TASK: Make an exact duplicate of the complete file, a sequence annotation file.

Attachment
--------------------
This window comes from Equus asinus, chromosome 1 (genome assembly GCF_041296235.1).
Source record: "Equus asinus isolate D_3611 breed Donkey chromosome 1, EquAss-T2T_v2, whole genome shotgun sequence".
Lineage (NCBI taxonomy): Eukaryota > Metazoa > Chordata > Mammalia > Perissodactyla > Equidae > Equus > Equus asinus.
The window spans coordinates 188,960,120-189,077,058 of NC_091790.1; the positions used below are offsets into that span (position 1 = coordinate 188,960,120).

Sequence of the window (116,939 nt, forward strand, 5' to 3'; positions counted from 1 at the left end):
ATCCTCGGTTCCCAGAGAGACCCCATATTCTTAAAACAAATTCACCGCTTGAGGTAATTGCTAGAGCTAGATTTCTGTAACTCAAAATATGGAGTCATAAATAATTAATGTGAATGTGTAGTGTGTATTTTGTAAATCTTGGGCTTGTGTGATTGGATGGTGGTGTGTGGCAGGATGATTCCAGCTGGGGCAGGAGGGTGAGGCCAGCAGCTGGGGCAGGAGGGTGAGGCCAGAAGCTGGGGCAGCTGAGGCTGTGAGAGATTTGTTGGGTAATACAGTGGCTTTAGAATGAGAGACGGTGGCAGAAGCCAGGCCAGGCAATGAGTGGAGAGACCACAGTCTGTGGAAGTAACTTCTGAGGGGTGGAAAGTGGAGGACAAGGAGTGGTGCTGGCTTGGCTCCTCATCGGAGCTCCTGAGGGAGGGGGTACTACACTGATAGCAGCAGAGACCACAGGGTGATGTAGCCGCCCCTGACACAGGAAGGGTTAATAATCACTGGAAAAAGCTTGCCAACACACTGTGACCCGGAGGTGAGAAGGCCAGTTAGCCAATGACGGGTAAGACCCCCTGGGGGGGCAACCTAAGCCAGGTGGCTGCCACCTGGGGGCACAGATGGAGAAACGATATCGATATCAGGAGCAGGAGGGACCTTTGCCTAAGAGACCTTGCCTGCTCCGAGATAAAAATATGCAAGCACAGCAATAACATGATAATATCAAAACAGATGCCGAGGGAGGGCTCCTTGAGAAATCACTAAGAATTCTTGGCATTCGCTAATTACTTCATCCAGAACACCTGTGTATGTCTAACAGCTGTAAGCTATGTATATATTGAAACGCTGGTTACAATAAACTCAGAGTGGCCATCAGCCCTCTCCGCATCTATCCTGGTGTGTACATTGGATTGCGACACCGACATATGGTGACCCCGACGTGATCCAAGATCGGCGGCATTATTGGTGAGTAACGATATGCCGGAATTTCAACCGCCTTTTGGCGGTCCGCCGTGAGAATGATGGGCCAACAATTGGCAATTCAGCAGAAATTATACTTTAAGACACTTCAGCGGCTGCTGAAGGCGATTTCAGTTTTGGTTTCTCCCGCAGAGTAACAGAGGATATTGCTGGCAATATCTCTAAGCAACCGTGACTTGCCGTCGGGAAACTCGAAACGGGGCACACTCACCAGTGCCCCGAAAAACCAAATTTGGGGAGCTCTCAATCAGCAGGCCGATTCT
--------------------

This window comes from Equus asinus, chromosome 1 (genome assembly GCF_041296235.1).
Source record: "Equus asinus isolate D_3611 breed Donkey chromosome 1, EquAss-T2T_v2, whole genome shotgun sequence".
Lineage (NCBI taxonomy): Eukaryota > Metazoa > Chordata > Mammalia > Perissodactyla > Equidae > Equus > Equus asinus.
The window spans coordinates 188,960,120-189,077,058 of NC_091790.1; the positions used below are offsets into that span (position 1 = coordinate 188,960,120).

Sequence of the window (116,939 nt, forward strand, 5' to 3'; positions counted from 1 at the left end):
ATCCTCGGTTCCCAGAGAGACCCCATATTCTTAAAACAAATTCACCGCTTGAGGTAATTGCTAGAGCTAGATTTCTGTAACTCAAAATATGGAGTCATAAATAATTAATGTGAATGTGTAGTGTGTATTTTGTAAATCTTGGGCTTGTGTGATTGGATGGTGGTGTGTGGCAGGATGATTCCAGCTGGGGCAGGAGGGTGAGGCCAGCAGCTGGGGCAGGAGGGTGAGGCCAGAAGCTGGGGCAGCTGAGGCTGTGAGAGATTTGTTGGGTAATACAGTGGCTTTAGAATGAGAGACGGTGGCAGAAGCCAGGCCAGGCAATGAGTGGAGAGACCACAGTCTGTGGAAGTAACTTCTGAGGGGTGGAAAGTGGAGGACAAGGAGTGGTGCTGGCTTGGCTCCTCATCGGAGCTCCTGAGGGAGGGGGTACTACACTGATAGCAGCAGAGACCACAGGGTGATGTAGCCGCCCCTGACACAGGAAGGGTTAATAATCACTGGAAAAAGCTTGCCAACACACTGTGACCCGGAGGTGAGAAGGCCAGTTAGCCAATGACGGGTAAGACCCCCTGGGGGGGCAACCTAAGCCAGGTGGCTGCCACCTGGGGGCACAGATGGAGAAACGATATCGATATCAGGAGCAGGAGGGACCTTTGCCTAAGAGACCTTGCCTGCTCCGAGATAAAAATATGCAAGCACAGCAATAACATGATAATATCAAAACAGATGCCGAGGGAGGGCTCCTTGAGAAATCACTAAGAATTCTTGGCATTCGCTAATTACTTCATCCAGAACACCTGTGTATGTCTAACAGCTGTAAGCTATGTATATATTGAAACGCTGGTTACAATAAACTCAGAGTGGCCATCAGCCCTCTCCGCATCTATCCTGGTGTGTACATTGGATTGCGACACCGACATATGGTGACCCCGACGTGATCCAAGATCGGCGGCATTATTGGTGAGTAACGATATGCCGGAATTTCAACCGCCTTTTGGCGGTCCGCCGTGAGAATGATGGGCCAACAATTGGCAATTCAGCAGAAATTATACTTTAAGACACTTCAGCGGCTGCTGAAGGCGATTTCAGTTTTGGTTTCTCCCGCAGAGTAACAGAGGATATTGCTGGCAATATCTCTAAGCAACCGTGACTTGCCGTCGGGAAACTCGAAACGGGGCACACTCACCAGTGCCCCGAAAAACCAAATTTGGGGAGCTCTCAATCAGCAGGCCGATTCT